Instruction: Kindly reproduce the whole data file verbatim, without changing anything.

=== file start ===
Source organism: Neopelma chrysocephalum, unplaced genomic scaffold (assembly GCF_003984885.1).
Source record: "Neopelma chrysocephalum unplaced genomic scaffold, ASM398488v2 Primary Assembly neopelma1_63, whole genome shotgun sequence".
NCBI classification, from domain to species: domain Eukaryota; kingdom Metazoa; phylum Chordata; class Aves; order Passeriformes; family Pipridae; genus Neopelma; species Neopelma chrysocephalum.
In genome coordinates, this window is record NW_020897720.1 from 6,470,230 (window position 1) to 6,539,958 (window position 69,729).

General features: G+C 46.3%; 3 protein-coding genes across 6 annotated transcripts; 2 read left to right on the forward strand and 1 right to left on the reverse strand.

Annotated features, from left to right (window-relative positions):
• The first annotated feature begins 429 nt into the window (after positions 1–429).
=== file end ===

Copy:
Source organism: Neopelma chrysocephalum, unplaced genomic scaffold (assembly GCF_003984885.1).
Source record: "Neopelma chrysocephalum unplaced genomic scaffold, ASM398488v2 Primary Assembly neopelma1_63, whole genome shotgun sequence".
NCBI classification, from domain to species: domain Eukaryota; kingdom Metazoa; phylum Chordata; class Aves; order Passeriformes; family Pipridae; genus Neopelma; species Neopelma chrysocephalum.
In genome coordinates, this window is record NW_020897720.1 from 6,470,230 (window position 1) to 6,539,958 (window position 69,729).

General features: G+C 46.3%; 3 protein-coding genes across 6 annotated transcripts; 2 read left to right on the forward strand and 1 right to left on the reverse strand.

Annotated features, from left to right (window-relative positions):
• The first annotated feature begins 429 nt into the window (after positions 1–429).